The Oregon Department of Transportation is beginning a tree removal project along a 3-mile stretch of U.S. 30 between Astoria and Svensen that will improve safety and minimize closures due to falling trees during winter storms. While improving safety, the project also helps protect the environment by providing trees that can be used to address riparian enhancement and protection in some of the corridor's fish-bearing streams. Because the corridor encompasses 3 separate fish bearing streams, ODOT has worked closely with the Oregon Department of Forestry and the Oregon Department of Fish and Wildlife to enhance stream habitat.
The trees targeted for removal have created problems during recent winter storms by hanging over U.S. 30, a primary transportation link between Astoria and Portland.
"They fall and block the highway and shade it so that ice on the road doesn't thaw," said ODOT Forester Daniel Lepschat. "They also create dangerous obstacles to motorists and obstruct vision."
A timber contractor is removing a narrow strip of trees on both sides of U.S. 30 between the Svensen Junction (milepost 85.8) and just east of the John Day River (mile post 89.1). The trees are as small as one inch in diameter and a few are as large as 20-inches. Generally the trees range in size from six to 14 inches.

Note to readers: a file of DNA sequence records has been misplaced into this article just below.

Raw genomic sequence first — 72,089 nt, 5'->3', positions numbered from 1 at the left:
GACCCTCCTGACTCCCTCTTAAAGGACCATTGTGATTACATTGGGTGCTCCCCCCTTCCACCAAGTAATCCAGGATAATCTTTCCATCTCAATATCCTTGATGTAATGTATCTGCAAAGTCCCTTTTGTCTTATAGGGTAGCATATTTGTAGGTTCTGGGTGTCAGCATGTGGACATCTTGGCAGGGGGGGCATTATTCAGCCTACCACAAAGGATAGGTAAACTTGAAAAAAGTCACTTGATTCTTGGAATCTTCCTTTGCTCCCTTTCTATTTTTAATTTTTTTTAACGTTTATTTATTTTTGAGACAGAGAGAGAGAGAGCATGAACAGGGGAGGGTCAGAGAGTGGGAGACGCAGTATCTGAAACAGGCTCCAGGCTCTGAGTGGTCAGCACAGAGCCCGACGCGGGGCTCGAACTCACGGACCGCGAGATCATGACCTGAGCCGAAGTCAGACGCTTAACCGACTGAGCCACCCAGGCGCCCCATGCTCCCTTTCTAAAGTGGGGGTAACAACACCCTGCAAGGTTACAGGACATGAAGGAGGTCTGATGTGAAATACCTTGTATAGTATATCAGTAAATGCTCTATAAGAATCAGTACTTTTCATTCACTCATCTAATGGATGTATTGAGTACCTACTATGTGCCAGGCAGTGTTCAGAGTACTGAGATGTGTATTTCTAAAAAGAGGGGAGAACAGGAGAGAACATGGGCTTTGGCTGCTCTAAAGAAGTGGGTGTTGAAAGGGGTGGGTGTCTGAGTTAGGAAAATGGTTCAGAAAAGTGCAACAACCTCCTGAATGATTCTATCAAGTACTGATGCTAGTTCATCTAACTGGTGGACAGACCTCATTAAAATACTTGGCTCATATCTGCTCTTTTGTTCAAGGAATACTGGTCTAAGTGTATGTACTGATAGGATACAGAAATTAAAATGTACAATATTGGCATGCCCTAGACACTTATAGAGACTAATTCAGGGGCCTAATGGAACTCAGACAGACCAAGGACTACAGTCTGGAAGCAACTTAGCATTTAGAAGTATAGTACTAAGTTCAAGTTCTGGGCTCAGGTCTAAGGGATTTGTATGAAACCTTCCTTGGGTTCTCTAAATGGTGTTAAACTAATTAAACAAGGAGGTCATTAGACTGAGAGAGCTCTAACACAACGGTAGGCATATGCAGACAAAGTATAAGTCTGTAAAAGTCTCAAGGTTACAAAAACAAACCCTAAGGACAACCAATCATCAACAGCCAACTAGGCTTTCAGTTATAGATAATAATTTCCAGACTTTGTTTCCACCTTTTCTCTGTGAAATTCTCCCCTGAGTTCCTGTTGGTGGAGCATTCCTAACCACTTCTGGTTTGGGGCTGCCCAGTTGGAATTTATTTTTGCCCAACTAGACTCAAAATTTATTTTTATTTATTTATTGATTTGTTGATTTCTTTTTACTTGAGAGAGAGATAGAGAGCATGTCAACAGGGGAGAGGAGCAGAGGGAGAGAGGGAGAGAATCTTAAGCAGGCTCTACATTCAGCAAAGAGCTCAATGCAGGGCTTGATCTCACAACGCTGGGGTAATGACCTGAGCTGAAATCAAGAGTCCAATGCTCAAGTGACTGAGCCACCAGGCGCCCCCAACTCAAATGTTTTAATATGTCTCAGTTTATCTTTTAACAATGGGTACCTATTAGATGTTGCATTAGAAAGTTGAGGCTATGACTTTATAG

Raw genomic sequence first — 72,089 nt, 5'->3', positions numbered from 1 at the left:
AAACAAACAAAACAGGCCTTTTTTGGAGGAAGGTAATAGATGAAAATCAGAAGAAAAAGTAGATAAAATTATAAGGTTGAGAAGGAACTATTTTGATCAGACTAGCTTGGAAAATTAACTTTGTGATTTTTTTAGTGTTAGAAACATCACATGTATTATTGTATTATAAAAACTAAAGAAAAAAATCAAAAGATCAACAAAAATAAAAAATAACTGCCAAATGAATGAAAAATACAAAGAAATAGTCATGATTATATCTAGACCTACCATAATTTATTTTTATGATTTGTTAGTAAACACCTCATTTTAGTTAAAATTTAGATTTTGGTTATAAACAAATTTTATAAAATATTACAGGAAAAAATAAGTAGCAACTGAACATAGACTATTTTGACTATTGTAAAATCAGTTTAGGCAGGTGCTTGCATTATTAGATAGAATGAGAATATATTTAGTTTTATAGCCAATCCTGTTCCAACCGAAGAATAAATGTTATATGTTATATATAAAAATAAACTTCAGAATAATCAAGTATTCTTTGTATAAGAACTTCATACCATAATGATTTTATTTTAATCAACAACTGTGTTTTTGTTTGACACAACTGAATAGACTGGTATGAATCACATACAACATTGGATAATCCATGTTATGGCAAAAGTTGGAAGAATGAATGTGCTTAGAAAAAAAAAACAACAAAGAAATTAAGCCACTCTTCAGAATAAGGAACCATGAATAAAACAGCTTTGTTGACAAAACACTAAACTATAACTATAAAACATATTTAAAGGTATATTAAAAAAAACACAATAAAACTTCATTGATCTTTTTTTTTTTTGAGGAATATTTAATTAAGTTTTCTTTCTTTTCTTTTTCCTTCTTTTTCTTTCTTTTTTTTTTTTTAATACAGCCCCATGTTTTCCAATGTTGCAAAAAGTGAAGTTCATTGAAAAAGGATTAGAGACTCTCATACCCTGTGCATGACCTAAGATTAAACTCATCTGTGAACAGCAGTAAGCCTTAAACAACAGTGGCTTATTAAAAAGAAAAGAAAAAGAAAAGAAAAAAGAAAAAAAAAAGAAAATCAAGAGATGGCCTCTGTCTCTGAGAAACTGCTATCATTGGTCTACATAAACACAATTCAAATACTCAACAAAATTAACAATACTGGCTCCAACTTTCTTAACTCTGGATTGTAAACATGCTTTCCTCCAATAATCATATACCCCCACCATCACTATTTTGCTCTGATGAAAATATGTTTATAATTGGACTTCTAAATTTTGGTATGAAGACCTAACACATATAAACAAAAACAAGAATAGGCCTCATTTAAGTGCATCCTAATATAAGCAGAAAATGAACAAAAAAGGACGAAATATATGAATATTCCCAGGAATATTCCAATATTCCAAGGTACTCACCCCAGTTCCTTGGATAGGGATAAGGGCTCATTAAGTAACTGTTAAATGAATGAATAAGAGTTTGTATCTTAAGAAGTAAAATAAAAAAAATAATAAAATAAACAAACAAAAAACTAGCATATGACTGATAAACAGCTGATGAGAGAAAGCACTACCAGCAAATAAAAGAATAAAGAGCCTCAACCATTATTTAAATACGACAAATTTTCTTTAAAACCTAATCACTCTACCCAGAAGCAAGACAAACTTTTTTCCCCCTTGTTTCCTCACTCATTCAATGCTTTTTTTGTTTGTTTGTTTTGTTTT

"Many trees that are felled in a riparian area will be left in the area for habitat enhancement," said Lepschat. "We will also replant two native specie trees for every tree larger than 11 inches cut in a riparian area.
The native specie trees planted will be the sturdy Western Red Cedar, while most of the trees being removed are Red Alder and smaller diameter Hemlock and Douglas fir trees.
The tree project will also comply with tree density rules affecting scenic highways
Safety project to have minimal impact on motorists
The project is expected to continue at least 45 days. One lane of travel within the corridor will remain open at all times; flaggers will be on scene to control traffic. Motorists can expect delays to last no longer than 15-20 minutes.
"The objective is to minimize highway hazards and closures due to trees coming down but still maintain the scenic beauty motorists expect. It's a delicate balance but it's one that we take seriously," said Dave Neys, ODOT's District Manager.
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